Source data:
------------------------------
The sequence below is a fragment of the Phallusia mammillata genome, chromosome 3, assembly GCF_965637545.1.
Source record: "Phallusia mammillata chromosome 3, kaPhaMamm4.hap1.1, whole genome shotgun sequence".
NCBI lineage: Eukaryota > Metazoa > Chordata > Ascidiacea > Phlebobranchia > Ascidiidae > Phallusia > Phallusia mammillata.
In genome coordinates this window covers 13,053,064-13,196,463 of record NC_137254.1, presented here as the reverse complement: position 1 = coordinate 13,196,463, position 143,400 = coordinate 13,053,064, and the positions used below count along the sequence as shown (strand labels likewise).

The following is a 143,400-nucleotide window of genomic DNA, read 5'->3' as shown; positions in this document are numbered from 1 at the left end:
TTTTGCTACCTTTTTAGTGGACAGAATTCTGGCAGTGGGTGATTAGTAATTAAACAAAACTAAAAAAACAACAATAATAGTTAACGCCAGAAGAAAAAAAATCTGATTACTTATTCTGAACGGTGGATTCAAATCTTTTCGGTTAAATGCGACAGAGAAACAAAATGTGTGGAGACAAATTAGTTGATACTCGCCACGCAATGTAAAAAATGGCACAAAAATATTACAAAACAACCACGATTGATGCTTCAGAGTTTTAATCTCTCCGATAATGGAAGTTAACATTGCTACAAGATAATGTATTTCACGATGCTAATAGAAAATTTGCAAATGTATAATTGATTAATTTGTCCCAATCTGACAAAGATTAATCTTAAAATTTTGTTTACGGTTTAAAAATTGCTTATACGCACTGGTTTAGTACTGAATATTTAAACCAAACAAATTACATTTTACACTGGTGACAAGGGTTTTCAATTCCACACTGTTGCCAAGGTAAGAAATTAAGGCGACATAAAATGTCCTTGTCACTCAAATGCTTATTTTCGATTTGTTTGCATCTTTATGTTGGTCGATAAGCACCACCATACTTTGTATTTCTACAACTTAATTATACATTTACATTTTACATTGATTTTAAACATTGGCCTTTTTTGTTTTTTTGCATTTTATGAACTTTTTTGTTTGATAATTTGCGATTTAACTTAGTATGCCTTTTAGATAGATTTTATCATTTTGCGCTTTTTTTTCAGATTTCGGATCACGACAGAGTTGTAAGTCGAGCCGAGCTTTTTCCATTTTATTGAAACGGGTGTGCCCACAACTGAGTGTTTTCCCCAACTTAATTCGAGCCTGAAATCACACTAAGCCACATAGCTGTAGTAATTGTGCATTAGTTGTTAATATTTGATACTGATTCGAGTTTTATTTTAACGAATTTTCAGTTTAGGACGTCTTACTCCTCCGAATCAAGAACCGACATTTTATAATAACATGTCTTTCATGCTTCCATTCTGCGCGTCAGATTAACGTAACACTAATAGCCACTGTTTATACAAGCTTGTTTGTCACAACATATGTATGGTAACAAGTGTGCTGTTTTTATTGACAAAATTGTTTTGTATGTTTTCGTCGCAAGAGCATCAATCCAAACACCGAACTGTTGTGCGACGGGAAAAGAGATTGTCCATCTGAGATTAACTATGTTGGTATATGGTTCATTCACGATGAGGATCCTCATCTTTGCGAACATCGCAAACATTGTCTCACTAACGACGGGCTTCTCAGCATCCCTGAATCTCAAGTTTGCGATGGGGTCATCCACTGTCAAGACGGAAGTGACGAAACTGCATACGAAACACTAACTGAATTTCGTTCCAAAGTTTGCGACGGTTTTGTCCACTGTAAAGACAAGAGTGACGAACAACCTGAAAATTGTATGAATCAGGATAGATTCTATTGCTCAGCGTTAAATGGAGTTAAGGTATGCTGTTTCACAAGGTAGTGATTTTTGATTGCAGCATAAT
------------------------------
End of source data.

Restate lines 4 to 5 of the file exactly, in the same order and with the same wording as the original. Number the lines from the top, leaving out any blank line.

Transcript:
In genome coordinates this window covers 13,053,064-13,196,463 of record NC_137254.1, presented here as the reverse complement: position 1 = coordinate 13,196,463, position 143,400 = coordinate 13,053,064, and the positions used below count along the sequence as shown (strand labels likewise).

The following is a 143,400-nucleotide window of genomic DNA, read 5'->3' as shown; positions in this document are numbered from 1 at the left end: